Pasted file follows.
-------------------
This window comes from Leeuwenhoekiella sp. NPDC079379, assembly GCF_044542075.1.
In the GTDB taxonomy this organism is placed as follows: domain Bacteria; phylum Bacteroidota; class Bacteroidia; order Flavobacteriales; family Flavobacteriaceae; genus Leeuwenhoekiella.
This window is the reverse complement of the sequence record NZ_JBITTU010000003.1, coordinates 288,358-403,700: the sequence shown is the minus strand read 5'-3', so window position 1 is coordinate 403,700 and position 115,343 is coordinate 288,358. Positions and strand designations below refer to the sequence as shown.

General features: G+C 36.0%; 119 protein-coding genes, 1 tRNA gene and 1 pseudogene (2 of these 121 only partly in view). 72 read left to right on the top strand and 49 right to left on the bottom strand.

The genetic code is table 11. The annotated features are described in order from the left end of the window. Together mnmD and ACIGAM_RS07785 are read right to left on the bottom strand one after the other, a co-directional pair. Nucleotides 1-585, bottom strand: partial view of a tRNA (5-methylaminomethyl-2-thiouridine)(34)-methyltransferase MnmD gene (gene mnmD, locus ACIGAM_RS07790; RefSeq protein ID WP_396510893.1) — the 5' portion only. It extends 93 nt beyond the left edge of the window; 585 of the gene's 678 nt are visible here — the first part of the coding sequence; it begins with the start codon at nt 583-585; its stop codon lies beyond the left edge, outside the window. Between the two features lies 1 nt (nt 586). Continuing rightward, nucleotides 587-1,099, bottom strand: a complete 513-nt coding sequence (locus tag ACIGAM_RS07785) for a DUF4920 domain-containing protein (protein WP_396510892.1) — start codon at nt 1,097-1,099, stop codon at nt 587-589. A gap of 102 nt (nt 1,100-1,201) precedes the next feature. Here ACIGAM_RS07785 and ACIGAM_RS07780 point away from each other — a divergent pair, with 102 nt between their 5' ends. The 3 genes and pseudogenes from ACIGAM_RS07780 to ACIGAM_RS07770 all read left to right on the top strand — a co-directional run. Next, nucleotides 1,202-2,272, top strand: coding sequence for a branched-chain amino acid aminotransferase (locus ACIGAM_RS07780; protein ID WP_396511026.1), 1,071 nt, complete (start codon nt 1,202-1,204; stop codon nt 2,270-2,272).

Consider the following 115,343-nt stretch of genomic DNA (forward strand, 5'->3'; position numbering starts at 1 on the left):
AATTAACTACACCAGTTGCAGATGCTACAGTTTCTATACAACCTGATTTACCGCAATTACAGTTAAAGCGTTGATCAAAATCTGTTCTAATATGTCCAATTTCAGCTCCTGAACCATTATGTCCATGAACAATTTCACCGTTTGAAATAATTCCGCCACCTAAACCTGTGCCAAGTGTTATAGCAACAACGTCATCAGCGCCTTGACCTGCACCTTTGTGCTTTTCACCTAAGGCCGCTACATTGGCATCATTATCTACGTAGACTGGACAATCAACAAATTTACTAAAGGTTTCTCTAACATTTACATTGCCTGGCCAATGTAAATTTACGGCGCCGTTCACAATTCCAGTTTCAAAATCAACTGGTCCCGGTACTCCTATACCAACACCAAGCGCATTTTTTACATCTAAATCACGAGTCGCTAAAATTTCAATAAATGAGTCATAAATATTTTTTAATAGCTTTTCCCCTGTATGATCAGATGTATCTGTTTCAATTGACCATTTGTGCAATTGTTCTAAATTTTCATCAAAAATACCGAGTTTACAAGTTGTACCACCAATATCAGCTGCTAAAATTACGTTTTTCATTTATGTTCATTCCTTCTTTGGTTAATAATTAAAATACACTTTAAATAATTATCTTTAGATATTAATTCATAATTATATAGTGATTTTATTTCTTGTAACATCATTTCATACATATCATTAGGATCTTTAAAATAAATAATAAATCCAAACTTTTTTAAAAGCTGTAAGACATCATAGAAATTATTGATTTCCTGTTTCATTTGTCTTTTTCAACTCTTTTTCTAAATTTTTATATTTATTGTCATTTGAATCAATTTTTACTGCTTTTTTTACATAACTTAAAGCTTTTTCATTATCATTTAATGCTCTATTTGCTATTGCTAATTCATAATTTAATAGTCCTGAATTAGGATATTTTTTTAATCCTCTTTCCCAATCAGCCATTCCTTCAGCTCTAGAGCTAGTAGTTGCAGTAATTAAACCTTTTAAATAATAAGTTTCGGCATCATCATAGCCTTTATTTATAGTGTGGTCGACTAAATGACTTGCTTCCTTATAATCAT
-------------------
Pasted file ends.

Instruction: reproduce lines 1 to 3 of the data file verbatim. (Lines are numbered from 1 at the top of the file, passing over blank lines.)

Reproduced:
This window comes from Leeuwenhoekiella sp. NPDC079379, assembly GCF_044542075.1.
In the GTDB taxonomy this organism is placed as follows: domain Bacteria; phylum Bacteroidota; class Bacteroidia; order Flavobacteriales; family Flavobacteriaceae; genus Leeuwenhoekiella.
This window is the reverse complement of the sequence record NZ_JBITTU010000003.1, coordinates 288,358-403,700: the sequence shown is the minus strand read 5'-3', so window position 1 is coordinate 403,700 and position 115,343 is coordinate 288,358. Positions and strand designations below refer to the sequence as shown.